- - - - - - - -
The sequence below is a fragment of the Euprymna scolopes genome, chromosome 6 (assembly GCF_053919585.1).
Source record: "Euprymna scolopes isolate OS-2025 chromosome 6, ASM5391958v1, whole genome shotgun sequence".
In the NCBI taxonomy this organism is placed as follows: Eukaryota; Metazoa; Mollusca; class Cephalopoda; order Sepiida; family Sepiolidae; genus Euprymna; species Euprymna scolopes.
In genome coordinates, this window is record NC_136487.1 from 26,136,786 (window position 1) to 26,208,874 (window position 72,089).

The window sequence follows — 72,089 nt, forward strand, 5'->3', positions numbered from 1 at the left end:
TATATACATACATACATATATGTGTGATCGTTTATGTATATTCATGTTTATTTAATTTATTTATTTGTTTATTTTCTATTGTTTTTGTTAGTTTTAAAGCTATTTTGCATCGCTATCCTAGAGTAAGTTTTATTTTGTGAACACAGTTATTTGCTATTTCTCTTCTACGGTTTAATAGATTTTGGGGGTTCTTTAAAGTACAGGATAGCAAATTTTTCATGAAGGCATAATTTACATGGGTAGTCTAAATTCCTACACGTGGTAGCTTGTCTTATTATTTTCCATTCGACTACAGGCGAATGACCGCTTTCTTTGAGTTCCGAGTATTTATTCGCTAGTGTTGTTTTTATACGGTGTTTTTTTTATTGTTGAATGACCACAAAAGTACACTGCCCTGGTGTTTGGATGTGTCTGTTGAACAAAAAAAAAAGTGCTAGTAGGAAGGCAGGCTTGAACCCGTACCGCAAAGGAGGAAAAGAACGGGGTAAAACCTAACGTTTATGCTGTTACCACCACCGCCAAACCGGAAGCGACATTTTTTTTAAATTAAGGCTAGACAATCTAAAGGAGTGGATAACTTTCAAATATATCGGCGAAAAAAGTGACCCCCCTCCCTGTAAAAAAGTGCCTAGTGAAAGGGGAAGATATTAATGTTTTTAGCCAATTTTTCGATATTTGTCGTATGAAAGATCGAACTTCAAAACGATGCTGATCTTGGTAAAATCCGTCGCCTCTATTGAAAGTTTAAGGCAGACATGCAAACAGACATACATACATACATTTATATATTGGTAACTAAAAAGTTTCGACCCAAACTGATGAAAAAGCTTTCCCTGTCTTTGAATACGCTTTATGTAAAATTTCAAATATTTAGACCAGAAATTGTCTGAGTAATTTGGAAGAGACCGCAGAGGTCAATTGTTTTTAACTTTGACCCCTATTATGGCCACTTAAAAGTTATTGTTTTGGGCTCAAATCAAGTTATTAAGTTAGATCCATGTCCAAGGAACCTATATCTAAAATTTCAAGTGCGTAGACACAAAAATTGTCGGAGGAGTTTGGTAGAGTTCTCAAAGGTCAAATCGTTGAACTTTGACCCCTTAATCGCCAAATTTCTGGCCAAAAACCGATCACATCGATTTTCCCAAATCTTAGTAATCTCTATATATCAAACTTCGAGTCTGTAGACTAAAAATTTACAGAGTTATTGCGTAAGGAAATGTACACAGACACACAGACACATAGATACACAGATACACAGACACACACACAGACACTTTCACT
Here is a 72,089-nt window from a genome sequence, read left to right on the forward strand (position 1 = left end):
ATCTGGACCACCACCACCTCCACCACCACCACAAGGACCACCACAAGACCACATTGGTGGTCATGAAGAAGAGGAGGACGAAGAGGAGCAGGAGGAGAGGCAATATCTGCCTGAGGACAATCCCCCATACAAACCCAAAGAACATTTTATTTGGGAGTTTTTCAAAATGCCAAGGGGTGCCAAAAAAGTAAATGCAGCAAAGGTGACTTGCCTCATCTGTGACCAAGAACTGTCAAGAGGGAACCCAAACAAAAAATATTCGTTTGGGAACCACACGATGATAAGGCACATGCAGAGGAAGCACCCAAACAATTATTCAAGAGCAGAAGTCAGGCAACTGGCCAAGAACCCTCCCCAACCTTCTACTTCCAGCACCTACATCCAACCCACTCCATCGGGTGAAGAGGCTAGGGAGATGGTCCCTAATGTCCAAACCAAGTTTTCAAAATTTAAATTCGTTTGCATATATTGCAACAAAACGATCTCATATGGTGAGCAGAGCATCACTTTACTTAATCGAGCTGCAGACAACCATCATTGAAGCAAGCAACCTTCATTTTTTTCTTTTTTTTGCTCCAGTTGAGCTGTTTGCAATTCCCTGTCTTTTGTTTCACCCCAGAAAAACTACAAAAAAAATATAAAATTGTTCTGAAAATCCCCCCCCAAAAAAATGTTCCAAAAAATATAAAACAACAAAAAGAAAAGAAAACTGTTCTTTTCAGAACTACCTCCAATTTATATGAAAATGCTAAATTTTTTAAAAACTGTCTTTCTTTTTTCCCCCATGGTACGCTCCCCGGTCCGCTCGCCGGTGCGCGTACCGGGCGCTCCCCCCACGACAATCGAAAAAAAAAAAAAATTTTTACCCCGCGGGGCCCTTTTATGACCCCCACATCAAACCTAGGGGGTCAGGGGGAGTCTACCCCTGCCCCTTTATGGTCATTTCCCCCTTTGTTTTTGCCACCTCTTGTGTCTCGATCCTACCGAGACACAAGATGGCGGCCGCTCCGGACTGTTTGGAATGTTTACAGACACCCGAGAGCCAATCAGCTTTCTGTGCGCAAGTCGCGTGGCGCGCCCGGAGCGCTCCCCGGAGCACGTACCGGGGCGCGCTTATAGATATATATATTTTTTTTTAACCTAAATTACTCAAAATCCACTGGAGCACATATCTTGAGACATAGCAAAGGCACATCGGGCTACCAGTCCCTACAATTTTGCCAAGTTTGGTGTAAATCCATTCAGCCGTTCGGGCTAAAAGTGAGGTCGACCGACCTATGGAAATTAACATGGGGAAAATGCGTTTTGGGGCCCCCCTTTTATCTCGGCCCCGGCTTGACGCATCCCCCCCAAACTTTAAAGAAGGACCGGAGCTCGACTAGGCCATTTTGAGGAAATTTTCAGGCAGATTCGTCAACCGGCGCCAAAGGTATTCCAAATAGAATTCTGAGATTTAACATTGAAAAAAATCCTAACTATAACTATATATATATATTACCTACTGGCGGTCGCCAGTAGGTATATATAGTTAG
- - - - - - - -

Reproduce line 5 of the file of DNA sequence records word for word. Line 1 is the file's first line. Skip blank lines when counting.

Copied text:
The window sequence follows — 72,089 nt, forward strand, 5'->3', positions numbered from 1 at the left end: